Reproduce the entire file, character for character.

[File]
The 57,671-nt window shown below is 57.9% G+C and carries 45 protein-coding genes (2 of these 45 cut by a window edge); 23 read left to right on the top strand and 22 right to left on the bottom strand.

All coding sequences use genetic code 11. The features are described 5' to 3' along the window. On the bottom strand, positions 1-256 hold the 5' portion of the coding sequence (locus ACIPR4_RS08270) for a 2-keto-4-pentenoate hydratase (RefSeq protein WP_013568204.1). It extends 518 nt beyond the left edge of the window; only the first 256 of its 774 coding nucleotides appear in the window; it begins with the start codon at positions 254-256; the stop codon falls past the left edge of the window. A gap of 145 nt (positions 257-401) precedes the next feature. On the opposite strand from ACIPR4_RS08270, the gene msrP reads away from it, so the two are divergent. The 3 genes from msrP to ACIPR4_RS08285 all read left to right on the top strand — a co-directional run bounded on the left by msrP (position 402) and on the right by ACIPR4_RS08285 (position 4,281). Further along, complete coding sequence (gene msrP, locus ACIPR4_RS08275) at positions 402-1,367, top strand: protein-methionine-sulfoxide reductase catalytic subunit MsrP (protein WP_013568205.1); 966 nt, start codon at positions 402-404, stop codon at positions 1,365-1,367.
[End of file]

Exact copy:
The 57,671-nt window shown below is 57.9% G+C and carries 45 protein-coding genes (2 of these 45 cut by a window edge); 23 read left to right on the top strand and 22 right to left on the bottom strand.

All coding sequences use genetic code 11. The features are described 5' to 3' along the window. On the bottom strand, positions 1-256 hold the 5' portion of the coding sequence (locus ACIPR4_RS08270) for a 2-keto-4-pentenoate hydratase (RefSeq protein WP_013568204.1). It extends 518 nt beyond the left edge of the window; only the first 256 of its 774 coding nucleotides appear in the window; it begins with the start codon at positions 254-256; the stop codon falls past the left edge of the window. A gap of 145 nt (positions 257-401) precedes the next feature. On the opposite strand from ACIPR4_RS08270, the gene msrP reads away from it, so the two are divergent. The 3 genes from msrP to ACIPR4_RS08285 all read left to right on the top strand — a co-directional run bounded on the left by msrP (position 402) and on the right by ACIPR4_RS08285 (position 4,281). Further along, complete coding sequence (gene msrP, locus ACIPR4_RS08275) at positions 402-1,367, top strand: protein-methionine-sulfoxide reductase catalytic subunit MsrP (protein WP_013568205.1); 966 nt, start codon at positions 402-404, stop codon at positions 1,365-1,367.